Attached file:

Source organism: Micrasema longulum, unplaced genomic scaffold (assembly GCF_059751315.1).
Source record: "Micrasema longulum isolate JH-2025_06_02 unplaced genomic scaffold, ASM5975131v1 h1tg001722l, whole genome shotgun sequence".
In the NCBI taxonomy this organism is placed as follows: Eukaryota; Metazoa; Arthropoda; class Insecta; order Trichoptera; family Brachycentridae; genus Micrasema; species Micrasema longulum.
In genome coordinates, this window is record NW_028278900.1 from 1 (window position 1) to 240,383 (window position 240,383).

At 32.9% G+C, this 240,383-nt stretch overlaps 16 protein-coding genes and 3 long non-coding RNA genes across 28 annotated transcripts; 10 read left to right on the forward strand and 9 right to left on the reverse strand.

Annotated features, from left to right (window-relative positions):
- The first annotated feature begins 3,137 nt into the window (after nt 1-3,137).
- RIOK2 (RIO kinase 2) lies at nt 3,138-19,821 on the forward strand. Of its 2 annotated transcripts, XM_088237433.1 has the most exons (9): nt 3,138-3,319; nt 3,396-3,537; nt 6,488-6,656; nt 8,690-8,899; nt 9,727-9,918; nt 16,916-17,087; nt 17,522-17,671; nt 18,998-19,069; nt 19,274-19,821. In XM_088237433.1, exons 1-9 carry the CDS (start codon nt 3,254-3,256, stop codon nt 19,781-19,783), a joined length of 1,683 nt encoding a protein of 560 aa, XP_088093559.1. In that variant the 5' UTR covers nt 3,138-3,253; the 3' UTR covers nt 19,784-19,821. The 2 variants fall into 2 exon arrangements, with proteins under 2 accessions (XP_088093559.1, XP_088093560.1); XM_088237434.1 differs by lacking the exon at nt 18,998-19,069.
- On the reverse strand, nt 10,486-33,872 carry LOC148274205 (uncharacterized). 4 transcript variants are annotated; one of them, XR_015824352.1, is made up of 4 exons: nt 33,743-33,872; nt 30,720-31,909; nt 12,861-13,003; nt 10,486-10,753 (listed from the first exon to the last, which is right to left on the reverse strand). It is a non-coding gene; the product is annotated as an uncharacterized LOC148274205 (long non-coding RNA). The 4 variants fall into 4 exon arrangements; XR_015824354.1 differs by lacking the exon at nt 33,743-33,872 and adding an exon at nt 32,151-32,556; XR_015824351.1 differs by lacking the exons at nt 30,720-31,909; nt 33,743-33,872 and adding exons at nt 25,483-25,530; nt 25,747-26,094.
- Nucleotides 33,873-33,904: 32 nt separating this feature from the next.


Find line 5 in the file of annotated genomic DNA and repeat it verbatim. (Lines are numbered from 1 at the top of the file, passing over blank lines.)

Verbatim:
At 32.9% G+C, this 240,383-nt stretch overlaps 16 protein-coding genes and 3 long non-coding RNA genes across 28 annotated transcripts; 10 read left to right on the forward strand and 9 right to left on the reverse strand.